Internet & Education: States Turning To Online Programs

When thinking of a high school classroom, one would expect to see rows of desks filled with students listening to a lecture from their teacher. Now, some states are changing that image and the environment in which kids learn. For students in Florida, a typical classroom might be at their kitchen table listening to that same lecture online or typing an essay that will be emailed to the teacher. In fact, thirty states let students take all of their courses online, and 250,000 students are enrolled in full-time virtual schools nationwide.

Besides students benefitting from flexible schedules and customized curricula to meet individual needs, schools are saving a significant amount by offering online programs, a necessity in an economy where education budgets are hard pressed. Taxpayers in the State of Georgia were spending nearly $7,650 a year to educate the average student. To educate the average student in the statewide online Georgia Cyber Academy, taxpayers are spending nearly 60 percent less, or about $3,200 per year.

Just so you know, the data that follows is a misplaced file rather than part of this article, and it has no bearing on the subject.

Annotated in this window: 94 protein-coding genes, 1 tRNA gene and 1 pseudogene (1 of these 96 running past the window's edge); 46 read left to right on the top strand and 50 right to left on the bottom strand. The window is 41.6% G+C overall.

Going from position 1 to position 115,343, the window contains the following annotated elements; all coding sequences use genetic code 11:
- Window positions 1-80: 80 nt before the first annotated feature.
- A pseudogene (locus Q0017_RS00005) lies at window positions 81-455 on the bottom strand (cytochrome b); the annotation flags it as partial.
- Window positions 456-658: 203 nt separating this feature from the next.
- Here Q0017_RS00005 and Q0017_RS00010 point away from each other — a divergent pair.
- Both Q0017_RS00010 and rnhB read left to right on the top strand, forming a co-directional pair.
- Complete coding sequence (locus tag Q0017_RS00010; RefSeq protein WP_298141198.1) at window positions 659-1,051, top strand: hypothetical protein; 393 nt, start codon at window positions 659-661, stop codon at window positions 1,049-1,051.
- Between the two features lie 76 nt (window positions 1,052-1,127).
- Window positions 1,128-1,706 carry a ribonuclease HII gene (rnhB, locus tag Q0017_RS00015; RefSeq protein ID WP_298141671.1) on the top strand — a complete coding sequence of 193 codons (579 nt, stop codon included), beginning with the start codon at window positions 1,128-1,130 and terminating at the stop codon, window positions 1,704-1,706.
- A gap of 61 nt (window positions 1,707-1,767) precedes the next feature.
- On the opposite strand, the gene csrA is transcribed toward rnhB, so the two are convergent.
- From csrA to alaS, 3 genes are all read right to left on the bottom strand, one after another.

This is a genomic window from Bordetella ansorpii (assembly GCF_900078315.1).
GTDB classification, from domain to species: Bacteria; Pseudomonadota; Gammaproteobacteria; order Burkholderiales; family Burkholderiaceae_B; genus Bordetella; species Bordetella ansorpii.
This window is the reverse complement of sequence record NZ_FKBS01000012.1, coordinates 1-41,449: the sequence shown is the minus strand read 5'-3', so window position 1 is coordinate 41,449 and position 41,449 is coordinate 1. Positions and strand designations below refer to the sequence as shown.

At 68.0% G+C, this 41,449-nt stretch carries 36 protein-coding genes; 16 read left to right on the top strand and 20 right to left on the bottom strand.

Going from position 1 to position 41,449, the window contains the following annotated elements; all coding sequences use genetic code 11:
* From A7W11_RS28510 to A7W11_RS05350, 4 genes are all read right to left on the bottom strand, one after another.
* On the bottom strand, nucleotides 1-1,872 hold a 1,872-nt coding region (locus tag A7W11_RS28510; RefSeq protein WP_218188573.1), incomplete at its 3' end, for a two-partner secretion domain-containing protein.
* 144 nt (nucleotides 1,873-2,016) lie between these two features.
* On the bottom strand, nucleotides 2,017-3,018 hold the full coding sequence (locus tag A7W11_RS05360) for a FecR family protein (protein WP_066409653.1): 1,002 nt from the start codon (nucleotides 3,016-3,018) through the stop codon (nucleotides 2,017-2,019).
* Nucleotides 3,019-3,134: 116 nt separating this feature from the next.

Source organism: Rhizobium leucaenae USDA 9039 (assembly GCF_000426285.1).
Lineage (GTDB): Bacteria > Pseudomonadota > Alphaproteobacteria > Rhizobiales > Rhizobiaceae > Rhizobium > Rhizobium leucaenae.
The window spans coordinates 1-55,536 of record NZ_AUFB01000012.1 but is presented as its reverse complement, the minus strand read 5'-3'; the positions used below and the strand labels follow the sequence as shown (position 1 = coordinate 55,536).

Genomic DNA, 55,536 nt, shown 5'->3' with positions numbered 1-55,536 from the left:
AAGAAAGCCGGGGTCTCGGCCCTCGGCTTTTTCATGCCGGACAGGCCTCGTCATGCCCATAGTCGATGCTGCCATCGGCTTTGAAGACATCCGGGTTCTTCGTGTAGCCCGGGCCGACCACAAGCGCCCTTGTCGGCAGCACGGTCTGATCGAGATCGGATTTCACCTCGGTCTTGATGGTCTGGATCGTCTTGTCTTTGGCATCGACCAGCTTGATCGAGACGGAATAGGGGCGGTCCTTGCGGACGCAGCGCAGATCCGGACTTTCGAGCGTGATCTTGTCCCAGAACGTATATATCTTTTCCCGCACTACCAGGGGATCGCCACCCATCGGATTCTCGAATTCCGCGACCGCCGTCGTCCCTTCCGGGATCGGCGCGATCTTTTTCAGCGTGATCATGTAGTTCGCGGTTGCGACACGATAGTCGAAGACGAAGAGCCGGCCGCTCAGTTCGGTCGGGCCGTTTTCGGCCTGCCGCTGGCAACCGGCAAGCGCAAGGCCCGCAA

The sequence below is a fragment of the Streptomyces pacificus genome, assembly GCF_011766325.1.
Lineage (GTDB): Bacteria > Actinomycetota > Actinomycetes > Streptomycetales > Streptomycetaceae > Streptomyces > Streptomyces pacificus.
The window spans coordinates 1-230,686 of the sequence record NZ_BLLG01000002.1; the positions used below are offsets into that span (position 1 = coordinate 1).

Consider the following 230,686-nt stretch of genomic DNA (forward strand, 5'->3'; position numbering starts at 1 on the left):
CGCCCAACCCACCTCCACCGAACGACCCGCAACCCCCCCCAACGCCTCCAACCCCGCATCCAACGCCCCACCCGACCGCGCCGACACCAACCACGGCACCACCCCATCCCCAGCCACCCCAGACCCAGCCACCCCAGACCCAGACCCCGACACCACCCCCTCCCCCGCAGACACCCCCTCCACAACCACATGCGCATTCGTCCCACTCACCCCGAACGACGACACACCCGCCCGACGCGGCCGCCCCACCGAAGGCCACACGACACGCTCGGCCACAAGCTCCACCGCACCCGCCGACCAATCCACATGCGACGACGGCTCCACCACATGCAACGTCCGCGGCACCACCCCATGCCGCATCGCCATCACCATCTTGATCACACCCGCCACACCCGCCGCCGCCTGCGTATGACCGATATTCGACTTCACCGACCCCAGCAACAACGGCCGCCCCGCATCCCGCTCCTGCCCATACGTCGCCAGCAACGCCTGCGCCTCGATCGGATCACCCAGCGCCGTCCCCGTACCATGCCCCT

Some educators, however, have expressed concern as to how the lack of face-to-face interaction with other students could affect development. To alleviate concerns,  several states have chosen to adopt hybrid programs that are a blend between online study and classroom interaction with teachers and peers.

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